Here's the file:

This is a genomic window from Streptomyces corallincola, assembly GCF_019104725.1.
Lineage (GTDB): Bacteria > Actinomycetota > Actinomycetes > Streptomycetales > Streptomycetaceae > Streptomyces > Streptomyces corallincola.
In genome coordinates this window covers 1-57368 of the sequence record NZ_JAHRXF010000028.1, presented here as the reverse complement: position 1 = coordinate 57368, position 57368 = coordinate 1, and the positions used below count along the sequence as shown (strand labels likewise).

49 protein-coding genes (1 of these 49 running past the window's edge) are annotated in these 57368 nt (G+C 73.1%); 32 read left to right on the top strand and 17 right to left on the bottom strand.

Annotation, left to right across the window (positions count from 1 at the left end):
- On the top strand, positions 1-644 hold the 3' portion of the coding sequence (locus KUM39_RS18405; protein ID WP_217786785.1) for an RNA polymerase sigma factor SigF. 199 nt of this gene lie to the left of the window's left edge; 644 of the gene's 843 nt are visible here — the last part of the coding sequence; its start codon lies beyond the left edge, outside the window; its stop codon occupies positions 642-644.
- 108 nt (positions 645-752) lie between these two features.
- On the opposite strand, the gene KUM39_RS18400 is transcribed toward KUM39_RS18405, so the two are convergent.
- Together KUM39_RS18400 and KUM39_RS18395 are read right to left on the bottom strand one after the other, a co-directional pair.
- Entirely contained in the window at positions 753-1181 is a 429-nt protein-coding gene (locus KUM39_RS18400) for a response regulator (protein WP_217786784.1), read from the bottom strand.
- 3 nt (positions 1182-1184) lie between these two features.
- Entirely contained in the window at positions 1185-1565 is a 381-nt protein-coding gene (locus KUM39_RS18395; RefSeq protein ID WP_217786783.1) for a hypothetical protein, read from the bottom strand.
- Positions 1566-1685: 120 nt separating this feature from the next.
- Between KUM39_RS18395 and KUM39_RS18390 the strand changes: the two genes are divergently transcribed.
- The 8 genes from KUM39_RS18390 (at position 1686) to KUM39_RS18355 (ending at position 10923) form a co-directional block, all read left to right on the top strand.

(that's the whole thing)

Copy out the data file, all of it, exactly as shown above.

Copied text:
This is a genomic window from Streptomyces corallincola, assembly GCF_019104725.1.
Lineage (GTDB): Bacteria > Actinomycetota > Actinomycetes > Streptomycetales > Streptomycetaceae > Streptomyces > Streptomyces corallincola.
In genome coordinates this window covers 1-57368 of the sequence record NZ_JAHRXF010000028.1, presented here as the reverse complement: position 1 = coordinate 57368, position 57368 = coordinate 1, and the positions used below count along the sequence as shown (strand labels likewise).

49 protein-coding genes (1 of these 49 running past the window's edge) are annotated in these 57368 nt (G+C 73.1%); 32 read left to right on the top strand and 17 right to left on the bottom strand.

Annotation, left to right across the window (positions count from 1 at the left end):
- On the top strand, positions 1-644 hold the 3' portion of the coding sequence (locus KUM39_RS18405; protein ID WP_217786785.1) for an RNA polymerase sigma factor SigF. 199 nt of this gene lie to the left of the window's left edge; 644 of the gene's 843 nt are visible here — the last part of the coding sequence; its start codon lies beyond the left edge, outside the window; its stop codon occupies positions 642-644.
- 108 nt (positions 645-752) lie between these two features.
- On the opposite strand, the gene KUM39_RS18400 is transcribed toward KUM39_RS18405, so the two are convergent.
- Together KUM39_RS18400 and KUM39_RS18395 are read right to left on the bottom strand one after the other, a co-directional pair.
- Entirely contained in the window at positions 753-1181 is a 429-nt protein-coding gene (locus KUM39_RS18400) for a response regulator (protein WP_217786784.1), read from the bottom strand.
- 3 nt (positions 1182-1184) lie between these two features.
- Entirely contained in the window at positions 1185-1565 is a 381-nt protein-coding gene (locus KUM39_RS18395; RefSeq protein ID WP_217786783.1) for a hypothetical protein, read from the bottom strand.
- Positions 1566-1685: 120 nt separating this feature from the next.
- Between KUM39_RS18395 and KUM39_RS18390 the strand changes: the two genes are divergently transcribed.
- The 8 genes from KUM39_RS18390 (at position 1686) to KUM39_RS18355 (ending at position 10923) form a co-directional block, all read left to right on the top strand.